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The case against a sovereign wealth fund

By Andrew Leigh - posted Thursday, 30 June 2011


Opened in 1880, the Melbourne Royal Exhibition Building is widely considered a national treasure. The first building in Australia to achieve World Heritage listing, it was made possible by the discovery of gold in the mid-nineteenth century. To see the legacy of the gold rush, just look at central Melbourne.

But would we have been better off if the Victorian government had saved the money rather than building infrastructure? This is effectively the argument made by those who argue that the right policy response to today's mining boom is a sovereign wealth fund.

An Australian sovereign wealth fund has several advocates, including Malcolm Turnbull, clearly the sharpest economic mind on the opposition front bench (even if he did err in opposing the second stimulus package). In a thoughtful speech in April, Turnbull stated: 'I believe that the time has come for Australia to create a new sovereign wealth fund'.

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There are three arguments typically made by proponents of a sovereign wealth fund. First, some say that with the Australian dollar at historic highs, we should be amassing greenbacks as a form of insurance against a currency slump. Yet while a sudden fall in the Australian dollar would be a shock to the economy, it's by no means the only one we have to guard against. Governments must also anticipate and react to natural disasters, fiscal shocks and unexpected technological change. Moreover, Australians already have substantial foreign holdings, via the $75 billion Future Fund (of which 27% is overseas equities) and $1.3 trillion in superannuation (of which 18% is overseas assets).

Second, sovereign wealth fund proponents argue that it would cure 'Dutch Disease', which occurs when a mining-induced currency rise hurts other export industries such as manufacturing, tourism and higher education. Most likely, saving a greater share of mining tax revenues would lead to an easing in monetary policy (and therefore a lower exchange rate). But the effect would be modest – particularly under current minerals taxation rates. If your top priority is healing Dutch Disease, a sovereign wealth fund is more of a band-aid than a vaccine.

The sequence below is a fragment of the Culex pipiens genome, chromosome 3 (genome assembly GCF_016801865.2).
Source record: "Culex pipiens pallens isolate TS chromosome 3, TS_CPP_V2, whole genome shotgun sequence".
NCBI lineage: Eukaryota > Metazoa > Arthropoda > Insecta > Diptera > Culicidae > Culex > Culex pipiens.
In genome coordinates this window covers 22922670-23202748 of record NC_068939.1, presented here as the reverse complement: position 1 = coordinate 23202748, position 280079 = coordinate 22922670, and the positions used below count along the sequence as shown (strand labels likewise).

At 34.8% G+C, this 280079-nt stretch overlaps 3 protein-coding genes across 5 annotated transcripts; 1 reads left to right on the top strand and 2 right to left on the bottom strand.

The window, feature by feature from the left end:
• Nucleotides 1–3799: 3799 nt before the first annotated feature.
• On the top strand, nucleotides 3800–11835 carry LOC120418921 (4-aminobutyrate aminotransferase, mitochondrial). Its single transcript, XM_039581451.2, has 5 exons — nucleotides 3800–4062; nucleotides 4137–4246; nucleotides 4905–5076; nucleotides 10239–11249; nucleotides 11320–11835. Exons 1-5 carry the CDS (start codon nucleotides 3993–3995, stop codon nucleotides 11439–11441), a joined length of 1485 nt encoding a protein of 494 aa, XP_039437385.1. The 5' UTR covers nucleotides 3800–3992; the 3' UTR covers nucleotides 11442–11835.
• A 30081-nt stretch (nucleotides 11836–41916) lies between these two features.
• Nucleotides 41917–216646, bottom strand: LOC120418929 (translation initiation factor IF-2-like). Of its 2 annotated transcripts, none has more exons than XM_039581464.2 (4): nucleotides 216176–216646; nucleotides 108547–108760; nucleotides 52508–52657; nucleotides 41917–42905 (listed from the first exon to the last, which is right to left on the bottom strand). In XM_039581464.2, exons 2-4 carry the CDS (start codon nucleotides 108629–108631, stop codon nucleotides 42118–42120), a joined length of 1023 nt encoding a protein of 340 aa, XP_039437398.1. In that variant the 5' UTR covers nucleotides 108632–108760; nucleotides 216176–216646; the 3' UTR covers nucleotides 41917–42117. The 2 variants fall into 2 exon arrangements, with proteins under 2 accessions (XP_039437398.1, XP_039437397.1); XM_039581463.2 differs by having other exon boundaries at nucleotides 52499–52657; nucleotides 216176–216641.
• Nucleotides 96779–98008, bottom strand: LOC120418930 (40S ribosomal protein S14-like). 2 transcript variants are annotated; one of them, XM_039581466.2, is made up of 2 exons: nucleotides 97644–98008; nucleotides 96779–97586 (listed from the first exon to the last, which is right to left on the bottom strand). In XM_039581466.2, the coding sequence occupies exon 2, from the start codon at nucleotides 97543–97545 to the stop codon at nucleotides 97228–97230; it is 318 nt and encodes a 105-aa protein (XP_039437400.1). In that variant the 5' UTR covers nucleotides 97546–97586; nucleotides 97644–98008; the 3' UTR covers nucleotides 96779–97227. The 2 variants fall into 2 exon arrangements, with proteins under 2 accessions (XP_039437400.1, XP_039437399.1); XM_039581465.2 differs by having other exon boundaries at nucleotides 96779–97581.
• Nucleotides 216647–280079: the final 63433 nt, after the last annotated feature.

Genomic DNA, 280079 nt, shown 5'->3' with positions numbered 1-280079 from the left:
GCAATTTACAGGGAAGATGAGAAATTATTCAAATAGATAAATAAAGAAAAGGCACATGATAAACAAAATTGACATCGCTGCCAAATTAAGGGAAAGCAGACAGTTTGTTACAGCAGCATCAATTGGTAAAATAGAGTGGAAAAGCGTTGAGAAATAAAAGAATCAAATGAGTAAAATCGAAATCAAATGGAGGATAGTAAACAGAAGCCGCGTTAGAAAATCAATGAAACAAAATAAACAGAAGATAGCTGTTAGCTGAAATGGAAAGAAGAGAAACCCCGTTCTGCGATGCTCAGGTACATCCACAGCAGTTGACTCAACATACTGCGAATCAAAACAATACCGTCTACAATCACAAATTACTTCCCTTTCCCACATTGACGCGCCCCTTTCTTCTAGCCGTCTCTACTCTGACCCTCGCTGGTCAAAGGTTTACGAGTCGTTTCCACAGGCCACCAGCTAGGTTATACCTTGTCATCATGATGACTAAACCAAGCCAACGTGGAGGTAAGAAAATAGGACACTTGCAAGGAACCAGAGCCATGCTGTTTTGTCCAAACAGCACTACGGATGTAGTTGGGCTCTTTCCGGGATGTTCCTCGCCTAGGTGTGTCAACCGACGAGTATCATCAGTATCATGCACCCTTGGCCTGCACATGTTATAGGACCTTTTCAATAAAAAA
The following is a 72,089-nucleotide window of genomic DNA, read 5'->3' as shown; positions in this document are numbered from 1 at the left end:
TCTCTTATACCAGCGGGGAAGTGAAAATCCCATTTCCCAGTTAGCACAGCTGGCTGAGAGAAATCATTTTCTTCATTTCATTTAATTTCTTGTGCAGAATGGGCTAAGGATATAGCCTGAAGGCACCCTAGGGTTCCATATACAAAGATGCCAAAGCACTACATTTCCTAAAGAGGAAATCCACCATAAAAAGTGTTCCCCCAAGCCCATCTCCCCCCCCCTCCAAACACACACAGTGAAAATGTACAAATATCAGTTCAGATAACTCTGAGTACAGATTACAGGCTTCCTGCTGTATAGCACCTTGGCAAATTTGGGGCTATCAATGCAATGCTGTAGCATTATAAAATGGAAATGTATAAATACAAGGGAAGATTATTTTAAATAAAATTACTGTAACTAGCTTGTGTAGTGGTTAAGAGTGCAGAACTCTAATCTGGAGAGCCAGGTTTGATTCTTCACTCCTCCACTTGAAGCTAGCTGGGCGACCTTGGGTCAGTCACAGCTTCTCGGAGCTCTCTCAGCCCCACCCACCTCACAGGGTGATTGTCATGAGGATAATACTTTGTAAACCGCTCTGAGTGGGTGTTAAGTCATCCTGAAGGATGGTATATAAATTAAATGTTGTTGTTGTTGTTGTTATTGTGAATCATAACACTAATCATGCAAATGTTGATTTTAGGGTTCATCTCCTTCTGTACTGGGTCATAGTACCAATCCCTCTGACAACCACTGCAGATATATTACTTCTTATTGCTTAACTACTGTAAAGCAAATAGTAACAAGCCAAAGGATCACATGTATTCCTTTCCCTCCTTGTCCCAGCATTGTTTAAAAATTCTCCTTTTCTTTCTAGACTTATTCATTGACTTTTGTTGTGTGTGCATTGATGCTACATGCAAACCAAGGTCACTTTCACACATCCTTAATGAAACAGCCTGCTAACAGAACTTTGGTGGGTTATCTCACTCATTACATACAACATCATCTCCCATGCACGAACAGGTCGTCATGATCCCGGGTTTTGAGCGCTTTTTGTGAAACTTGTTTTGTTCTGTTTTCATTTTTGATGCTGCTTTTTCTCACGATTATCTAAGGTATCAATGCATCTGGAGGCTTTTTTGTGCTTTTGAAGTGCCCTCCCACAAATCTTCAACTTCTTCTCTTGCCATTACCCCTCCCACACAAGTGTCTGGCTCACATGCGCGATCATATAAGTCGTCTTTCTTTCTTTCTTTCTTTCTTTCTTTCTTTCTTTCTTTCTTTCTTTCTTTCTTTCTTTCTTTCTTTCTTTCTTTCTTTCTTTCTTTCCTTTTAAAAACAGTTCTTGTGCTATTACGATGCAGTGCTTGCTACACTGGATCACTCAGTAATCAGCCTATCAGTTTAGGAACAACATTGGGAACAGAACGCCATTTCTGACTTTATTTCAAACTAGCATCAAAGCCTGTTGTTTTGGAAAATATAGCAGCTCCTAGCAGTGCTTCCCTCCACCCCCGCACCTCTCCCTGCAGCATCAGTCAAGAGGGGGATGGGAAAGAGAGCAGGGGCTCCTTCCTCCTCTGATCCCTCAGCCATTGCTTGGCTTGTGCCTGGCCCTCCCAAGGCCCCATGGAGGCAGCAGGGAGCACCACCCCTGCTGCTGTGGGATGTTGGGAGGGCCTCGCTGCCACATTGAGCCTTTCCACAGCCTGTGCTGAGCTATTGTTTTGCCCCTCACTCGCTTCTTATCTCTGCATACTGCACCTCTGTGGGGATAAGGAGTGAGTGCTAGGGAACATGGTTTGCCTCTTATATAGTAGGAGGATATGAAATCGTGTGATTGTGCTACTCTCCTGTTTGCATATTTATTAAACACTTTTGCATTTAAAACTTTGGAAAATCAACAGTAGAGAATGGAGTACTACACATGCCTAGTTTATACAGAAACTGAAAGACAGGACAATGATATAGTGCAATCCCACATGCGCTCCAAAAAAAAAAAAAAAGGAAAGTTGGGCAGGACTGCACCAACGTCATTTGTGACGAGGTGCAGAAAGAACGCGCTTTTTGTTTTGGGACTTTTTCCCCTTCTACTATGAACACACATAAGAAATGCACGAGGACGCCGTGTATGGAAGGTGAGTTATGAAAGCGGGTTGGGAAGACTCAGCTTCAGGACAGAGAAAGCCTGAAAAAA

The third argument for a sovereign wealth fund is that we need to boost national savings. This has a virtuous ring about it, but misses the fact that Australians are already saving a great deal. In 2010, our gross national savings rate was 25%, higher than Japan's. The federal government's fiscal consolidation is one of the fastest on record. And a significant share of government investment is a downpayment on future productivity, such as broadband, education, and transport.

So if you believe Australia needs to save more, you need to say which taxes you'd increase or which spending you'd cut. A sovereign wealth fund without deposits has all the usefulness of a pub without beer.

At its core, the debate over a sovereign wealth fund comes down to intergenerational equity. Most economists and philosophers believe that our generation has an obligation to hand on to our children at least as much wealth as we inherited. We do not need to preserve every hill and rock, but if we use up an asset, we should replace it with one at least as valuable. This affects how we think about the climate change debate. For example, since the Great Barrier Reef has an extremely high value, it merits urgent action by our generation to preserve it.

But intergenerational equity also reminds us that future generations will be richer than us, and not necessary any more public-spirited. So there is no philosophical obligation to leave our children an overstuffed piggybank rather than a good education and a well-functioning rail network. Indeed, if we were to slash spending on skills and infrastructure and save the proceeds, future generations might well condemn us as short-sighted scrooges.

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To say that there isn't a strong case for a sovereign wealth fund today is not to rule the idea out entirely. Perhaps in the future, we might want to think about a Norwegian-style fund (to build a stock of assets for the future) or a Chilean-style fund (to implement counter-cyclical fiscal policy).

But in the current economic environment, it's hardly a high priority. If we're concerned about future generations, let's focus on the top priorities: a price on carbon, shifting from mining royalties to a Minerals Resource Rent Tax, and investment in skills. The notion of a sovereign wealth fund can go in the safety deposit box for now.

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This article was first published in the Australian Financial Review on June 28, 2011.



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About the Author

Andrew Leigh is the member for Fraser (ACT). Prior to his election in 2010, he was a professor in the Research School of Economics at the Australian National University, and has previously worked as associate to Justice Michael Kirby of the High Court of Australia, a lawyer for Clifford Chance (London), and a researcher for the Progressive Policy Institute (Washington DC). He holds a PhD from Harvard University and has published three books and over 50 journal articles. His books include Disconnected (2010), Battlers and Billionaires (2013) and The Economics of Just About Everything (2014).

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